During some of my very early interactions with Italian soccer during the late 1990s and early 2000s, it quickly became clear that Parma was a team well worth watching.
With players like Lilian Thuram, Gianluigi Buffon, Hernan Crespo and Juan Sebastian Veron in situ, the Gialloblu were one of the finest sides around, a tag that was given some emphatic credence when they won a Coppa Italia-UEFA Cup double in 1999.
But 16 years on from the halcyon days of that wonderful side, the club is clamped to the bottom of Serie A, has failed to pay any employees since July and has been sold this week for a meagre €1 ($1.14 or £0.74) for the second time in two months. For a team that was once revered amongst the Sette Sorelle, the seven sisters—the finest seven sides in Italian soccer—it’s a harrowing state of affairs.
It’s a fall from grace that should heed as a warning to what are perceivably flush times in soccer. But for Parma, the stagnation and subsequent deterioration of affairs is much to do with the club’s former owners, Parmalat, who became the biggest dairy company in Italy before the crisis that engulfed them.
The owner Calisto Tanzi bought his local club Parma in 1991 and with his company flourishing, the Gialloblu were bankrolled towards the most prosperous period in their existence. Just a year on from Stanzi’s purchase, the Emilia-Romagna team won their first ever major trophy in the form of the Coppa Italia and in the following season, they lifted the UEFA Cup Winners’ Cup and the UEFA Super Cup.
The good times continued to roll in too. Tanzi sanctioned the purchases of some iconic players—Dino Baggio, Tomas Brolin, Hristo Stoichkov to name but a few—and suddenly, Parma were considered as one of the finest sides in Serie A. The highest they would finish in the race for the Scudetto was second in 1997, but two years prior to that they toppled Juventus in the final of the UEFA Cup.
Their finest hours came, as aforementioned, in 1999 and although players like Crespo, Buffon and Thuram were sold on to perceivably more illustrious clubs, the funds accrued from their sales—circa £100 million just for those three—should have ensured that the club was in very good shape moving forward. But behind the scenes, something troublesome was afoot.
Not just troublesome either, but criminal too. Paramalat were accused of fraud after an investigation into a claimed lump-sum of €4 billion revealed the money didn’t exist and after a forensic examination into the company’s finances, Stanzi was arrested and charged with embezzlement, false accounting and fraud; he’s still behind bars, serving a 17-year jail sentence.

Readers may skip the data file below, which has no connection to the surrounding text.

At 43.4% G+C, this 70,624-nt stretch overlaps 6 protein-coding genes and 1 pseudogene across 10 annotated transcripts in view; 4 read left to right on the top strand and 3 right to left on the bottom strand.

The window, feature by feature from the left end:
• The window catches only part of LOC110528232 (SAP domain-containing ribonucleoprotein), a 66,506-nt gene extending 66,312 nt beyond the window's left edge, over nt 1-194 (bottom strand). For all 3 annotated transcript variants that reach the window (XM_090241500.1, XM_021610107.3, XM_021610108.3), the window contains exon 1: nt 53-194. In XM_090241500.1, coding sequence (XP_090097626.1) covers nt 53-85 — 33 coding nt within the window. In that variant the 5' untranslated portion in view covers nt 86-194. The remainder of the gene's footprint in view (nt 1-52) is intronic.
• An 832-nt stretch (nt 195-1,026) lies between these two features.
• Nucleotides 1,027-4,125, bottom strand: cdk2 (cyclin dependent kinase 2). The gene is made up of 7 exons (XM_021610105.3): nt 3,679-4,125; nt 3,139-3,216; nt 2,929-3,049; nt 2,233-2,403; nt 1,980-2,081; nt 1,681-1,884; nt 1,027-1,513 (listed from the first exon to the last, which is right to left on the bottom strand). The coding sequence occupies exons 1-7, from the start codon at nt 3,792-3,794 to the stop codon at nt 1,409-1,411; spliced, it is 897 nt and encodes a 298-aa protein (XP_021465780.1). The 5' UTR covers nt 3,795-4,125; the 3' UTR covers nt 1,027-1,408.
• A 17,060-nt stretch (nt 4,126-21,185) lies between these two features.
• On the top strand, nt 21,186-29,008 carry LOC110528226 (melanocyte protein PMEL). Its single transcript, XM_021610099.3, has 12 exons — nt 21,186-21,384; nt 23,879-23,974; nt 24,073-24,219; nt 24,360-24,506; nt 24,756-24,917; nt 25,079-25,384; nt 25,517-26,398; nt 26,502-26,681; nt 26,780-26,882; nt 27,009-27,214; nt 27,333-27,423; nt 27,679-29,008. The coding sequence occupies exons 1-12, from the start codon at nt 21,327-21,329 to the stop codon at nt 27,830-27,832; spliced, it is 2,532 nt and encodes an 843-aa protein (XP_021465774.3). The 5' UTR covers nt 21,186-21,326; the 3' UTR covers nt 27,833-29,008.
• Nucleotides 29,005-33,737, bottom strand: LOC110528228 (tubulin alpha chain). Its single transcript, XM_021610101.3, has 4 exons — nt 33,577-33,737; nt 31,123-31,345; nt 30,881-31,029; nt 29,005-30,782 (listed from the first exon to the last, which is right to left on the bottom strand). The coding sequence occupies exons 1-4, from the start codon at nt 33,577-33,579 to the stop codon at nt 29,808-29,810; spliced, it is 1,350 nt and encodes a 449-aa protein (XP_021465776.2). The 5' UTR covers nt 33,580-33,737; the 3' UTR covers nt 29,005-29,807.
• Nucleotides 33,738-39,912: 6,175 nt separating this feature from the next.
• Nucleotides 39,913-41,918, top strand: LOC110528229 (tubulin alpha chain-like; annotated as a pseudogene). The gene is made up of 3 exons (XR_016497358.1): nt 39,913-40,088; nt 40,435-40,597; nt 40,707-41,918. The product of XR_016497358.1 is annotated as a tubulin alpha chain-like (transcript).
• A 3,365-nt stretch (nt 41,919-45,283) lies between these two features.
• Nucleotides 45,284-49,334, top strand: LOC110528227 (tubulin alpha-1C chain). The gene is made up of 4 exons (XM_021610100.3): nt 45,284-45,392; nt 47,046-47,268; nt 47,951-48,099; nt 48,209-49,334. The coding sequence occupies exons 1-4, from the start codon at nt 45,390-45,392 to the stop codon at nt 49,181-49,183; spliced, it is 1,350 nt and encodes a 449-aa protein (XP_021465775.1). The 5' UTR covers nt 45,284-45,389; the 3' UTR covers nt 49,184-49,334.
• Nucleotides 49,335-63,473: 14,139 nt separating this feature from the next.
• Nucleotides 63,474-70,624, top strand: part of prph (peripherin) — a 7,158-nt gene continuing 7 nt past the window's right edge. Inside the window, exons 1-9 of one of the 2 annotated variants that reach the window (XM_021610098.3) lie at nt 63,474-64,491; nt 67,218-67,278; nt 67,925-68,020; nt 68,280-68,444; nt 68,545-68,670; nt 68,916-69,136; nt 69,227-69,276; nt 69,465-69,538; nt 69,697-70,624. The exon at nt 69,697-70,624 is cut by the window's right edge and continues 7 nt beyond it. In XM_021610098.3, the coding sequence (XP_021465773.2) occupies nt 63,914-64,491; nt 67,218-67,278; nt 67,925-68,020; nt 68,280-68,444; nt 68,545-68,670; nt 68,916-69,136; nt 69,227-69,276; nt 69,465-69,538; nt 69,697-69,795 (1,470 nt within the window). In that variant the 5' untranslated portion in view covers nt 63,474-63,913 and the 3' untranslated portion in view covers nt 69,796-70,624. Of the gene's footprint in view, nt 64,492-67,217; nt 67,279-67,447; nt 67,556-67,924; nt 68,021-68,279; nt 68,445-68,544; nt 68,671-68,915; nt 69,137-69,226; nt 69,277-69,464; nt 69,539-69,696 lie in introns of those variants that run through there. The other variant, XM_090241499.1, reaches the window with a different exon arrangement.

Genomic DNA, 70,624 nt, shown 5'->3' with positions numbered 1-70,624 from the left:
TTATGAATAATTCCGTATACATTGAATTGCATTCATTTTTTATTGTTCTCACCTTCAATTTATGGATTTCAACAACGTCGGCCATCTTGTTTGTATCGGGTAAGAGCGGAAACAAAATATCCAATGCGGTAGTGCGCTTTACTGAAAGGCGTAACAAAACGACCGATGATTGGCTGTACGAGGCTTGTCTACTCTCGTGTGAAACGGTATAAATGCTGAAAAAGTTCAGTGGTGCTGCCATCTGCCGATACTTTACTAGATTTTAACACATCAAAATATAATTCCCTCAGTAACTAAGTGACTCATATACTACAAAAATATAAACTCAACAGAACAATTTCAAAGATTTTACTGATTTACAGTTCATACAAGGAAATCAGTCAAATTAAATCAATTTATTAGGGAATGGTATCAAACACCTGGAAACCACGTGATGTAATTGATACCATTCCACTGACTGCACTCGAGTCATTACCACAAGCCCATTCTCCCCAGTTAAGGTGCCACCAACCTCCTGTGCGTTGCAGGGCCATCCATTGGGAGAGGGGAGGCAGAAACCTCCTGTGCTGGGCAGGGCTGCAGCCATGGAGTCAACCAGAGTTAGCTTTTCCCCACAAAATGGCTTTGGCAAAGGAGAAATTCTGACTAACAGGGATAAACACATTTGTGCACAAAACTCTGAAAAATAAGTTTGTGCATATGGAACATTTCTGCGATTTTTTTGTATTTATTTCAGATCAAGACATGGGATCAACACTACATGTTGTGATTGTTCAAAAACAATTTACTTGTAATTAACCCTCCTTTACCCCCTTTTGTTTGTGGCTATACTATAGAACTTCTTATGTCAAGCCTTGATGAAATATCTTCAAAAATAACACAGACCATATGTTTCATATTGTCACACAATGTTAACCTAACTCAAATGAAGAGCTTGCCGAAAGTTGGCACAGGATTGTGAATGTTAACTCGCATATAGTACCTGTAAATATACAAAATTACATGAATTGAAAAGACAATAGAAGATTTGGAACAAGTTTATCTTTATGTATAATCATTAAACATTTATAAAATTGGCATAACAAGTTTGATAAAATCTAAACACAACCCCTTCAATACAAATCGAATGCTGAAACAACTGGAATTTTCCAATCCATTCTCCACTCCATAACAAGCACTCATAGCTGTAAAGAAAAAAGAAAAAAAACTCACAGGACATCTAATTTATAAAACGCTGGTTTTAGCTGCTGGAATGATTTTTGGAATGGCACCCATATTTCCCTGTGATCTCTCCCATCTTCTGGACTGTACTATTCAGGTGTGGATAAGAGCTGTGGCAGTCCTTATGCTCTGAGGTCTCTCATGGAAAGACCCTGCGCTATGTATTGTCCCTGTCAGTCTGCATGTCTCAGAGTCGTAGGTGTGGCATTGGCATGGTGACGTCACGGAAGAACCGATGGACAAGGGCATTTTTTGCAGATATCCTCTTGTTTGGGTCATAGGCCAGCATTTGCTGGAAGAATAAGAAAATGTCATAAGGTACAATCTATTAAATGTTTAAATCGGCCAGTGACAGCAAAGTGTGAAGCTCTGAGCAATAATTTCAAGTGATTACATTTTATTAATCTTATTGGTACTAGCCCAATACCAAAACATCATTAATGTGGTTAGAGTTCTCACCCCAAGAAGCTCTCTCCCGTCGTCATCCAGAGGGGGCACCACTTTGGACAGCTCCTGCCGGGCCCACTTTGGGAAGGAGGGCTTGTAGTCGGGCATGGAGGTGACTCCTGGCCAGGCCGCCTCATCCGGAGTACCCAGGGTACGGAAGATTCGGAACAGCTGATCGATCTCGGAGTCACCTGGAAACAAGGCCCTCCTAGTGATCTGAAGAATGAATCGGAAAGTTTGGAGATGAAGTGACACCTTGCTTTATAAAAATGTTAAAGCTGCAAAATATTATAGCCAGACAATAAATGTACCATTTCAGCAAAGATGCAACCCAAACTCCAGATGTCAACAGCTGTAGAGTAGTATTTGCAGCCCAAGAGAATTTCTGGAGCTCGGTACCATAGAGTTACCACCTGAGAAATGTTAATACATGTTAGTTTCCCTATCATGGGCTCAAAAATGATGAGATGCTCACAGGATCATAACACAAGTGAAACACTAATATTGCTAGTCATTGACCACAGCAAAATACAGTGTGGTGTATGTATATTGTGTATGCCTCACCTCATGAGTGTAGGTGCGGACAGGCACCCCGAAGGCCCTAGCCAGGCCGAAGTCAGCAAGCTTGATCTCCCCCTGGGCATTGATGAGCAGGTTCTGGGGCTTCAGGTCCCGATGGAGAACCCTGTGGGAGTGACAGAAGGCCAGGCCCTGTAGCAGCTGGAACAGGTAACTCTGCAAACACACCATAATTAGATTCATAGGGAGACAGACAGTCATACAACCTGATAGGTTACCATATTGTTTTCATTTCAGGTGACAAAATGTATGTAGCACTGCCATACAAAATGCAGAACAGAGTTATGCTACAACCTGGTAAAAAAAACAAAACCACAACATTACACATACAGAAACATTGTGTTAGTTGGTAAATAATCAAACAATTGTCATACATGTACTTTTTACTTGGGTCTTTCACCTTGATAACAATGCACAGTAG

The full extent of the fraud committed soon became apparent when it was confirmed Paramalat had a void of €14.3 billion and in late 2004 the Italian government interfered in the mess in order to expedite the bankruptcy process.
Naturally, the effect this had on the pitch for the Gialloblu was pretty catastrophic. Key players were sold off, replacements weren’t drafted in and all logic dictated that Parma would be consigned to Serie B sooner rather than later. But remarkably, the club was still able to battle it out with some of European football’s finest.
In the 2004/05 season Parma performed admirably to reach the semi-finals of the UEFA Cup despite a backdrop of financial ruin. But with a relegation playoff looming on the domestic front—one which they eventually won 2-1 on aggregate against Bologna—they rested key players for that tie, which they lost to tournament winners CSKA Moscow.
The club didn’t stave off relegation forever though and dropping into Serie B after the 2007-08 season could have finished them off. But they were back up the very next season and despite going into temporary administration, on the watch of Tommaso Ghirardi—who purchased the club for €30 million in 2007—things seemed to be pretty stable.
Indeed, last season they finished in a highly respectable sixth place, doing the double over AC Milan and Napoli in the process. But their inability to pay off a tax bill prevented Parma from taking their place in the Europa League and sadly, that was a sign of things to come for the provincial club.
At the time of writing, Parma are rock bottom of Serie A, having picked up just nine points; matters were made even worse for them when they were docked a point by the Italian FA for a failure to pay further tax bills in late 2014. According to transfermarkt.com, the club also has 101 players currently out on loan.
Earlier this season, key players Antonio Cassano and Felipe both walked out on the club, with the former claiming that he is owed €4 million in unpaid wages, per football-italia.net. Things have been so bad that the team was unable to appropriately prepare for their recent match with Chievo—in which they suffered their fifth consecutive loss—because they couldn’t afford to clear heavy snow from their grounds.
With the problems mounting, Ghirardi sanctioned the sale of the Gialloblu for €1 in December 2014 to a Russian-Cypriot conglomerate with tagline that promised of a brighter future.
But it didn’t last and the club’s most recent sale—for the same amount—to Italian businessman Giampietro Manenti comes at a perilous time for all those associated with the Stadio Ennio Tardini team. The players who have yet to receive a penny since July have set a deadline of Sunday Feb. 15 for monies to paid to them or they will take action.
If that deadline passes, the Emilia-Romagna club could be plunged into further disarray. Encouragingly, Pietro Leonardi—who very recently left the board with health problems—insisted that the players will be paid and eventually administration and potential bankruptcy will be avoided. But there’s a precarious sense this encapsulating club’s spell at the peak of Italian soccer is very much dependent on that promise being fulfilled.
Follow Matt on Twitter @MattJFootball
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